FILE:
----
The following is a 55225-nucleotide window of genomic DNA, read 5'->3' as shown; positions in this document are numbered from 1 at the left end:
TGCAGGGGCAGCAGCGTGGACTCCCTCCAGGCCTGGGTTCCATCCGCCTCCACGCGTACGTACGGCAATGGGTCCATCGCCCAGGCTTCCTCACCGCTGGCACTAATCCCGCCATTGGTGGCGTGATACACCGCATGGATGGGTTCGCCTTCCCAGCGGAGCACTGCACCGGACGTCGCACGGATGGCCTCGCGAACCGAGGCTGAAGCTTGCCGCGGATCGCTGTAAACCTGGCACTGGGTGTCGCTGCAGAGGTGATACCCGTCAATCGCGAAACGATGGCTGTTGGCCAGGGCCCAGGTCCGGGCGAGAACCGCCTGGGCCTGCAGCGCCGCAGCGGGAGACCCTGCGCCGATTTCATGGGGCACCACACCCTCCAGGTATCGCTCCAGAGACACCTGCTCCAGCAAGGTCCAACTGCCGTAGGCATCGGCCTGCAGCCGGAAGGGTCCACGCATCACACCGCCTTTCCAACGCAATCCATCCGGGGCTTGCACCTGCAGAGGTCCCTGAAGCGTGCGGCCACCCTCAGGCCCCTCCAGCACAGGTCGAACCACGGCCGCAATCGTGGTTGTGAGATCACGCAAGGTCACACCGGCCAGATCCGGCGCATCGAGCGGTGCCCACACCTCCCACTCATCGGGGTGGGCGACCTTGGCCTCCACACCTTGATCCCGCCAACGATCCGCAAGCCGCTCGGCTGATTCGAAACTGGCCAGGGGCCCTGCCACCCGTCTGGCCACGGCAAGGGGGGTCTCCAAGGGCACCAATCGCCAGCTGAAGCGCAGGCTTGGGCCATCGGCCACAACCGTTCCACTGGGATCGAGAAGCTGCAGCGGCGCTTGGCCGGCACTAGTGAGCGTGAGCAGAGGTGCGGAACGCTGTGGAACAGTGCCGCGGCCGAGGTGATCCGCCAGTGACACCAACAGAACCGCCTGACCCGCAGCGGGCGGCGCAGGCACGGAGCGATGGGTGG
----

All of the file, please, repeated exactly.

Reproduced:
The following is a 55225-nucleotide window of genomic DNA, read 5'->3' as shown; positions in this document are numbered from 1 at the left end:
TGCAGGGGCAGCAGCGTGGACTCCCTCCAGGCCTGGGTTCCATCCGCCTCCACGCGTACGTACGGCAATGGGTCCATCGCCCAGGCTTCCTCACCGCTGGCACTAATCCCGCCATTGGTGGCGTGATACACCGCATGGATGGGTTCGCCTTCCCAGCGGAGCACTGCACCGGACGTCGCACGGATGGCCTCGCGAACCGAGGCTGAAGCTTGCCGCGGATCGCTGTAAACCTGGCACTGGGTGTCGCTGCAGAGGTGATACCCGTCAATCGCGAAACGATGGCTGTTGGCCAGGGCCCAGGTCCGGGCGAGAACCGCCTGGGCCTGCAGCGCCGCAGCGGGAGACCCTGCGCCGATTTCATGGGGCACCACACCCTCCAGGTATCGCTCCAGAGACACCTGCTCCAGCAAGGTCCAACTGCCGTAGGCATCGGCCTGCAGCCGGAAGGGTCCACGCATCACACCGCCTTTCCAACGCAATCCATCCGGGGCTTGCACCTGCAGAGGTCCCTGAAGCGTGCGGCCACCCTCAGGCCCCTCCAGCACAGGTCGAACCACGGCCGCAATCGTGGTTGTGAGATCACGCAAGGTCACACCGGCCAGATCCGGCGCATCGAGCGGTGCCCACACCTCCCACTCATCGGGGTGGGCGACCTTGGCCTCCACACCTTGATCCCGCCAACGATCCGCAAGCCGCTCGGCTGATTCGAAACTGGCCAGGGGCCCTGCCACCCGTCTGGCCACGGCAAGGGGGGTCTCCAAGGGCACCAATCGCCAGCTGAAGCGCAGGCTTGGGCCATCGGCCACAACCGTTCCACTGGGATCGAGAAGCTGCAGCGGCGCTTGGCCGGCACTAGTGAGCGTGAGCAGAGGTGCGGAACGCTGTGGAACAGTGCCGCGGCCGAGGTGATCCGCCAGTGACACCAACAGAACCGCCTGACCCGCAGCGGGCGGCGCAGGCACGGAGCGATGGGTGG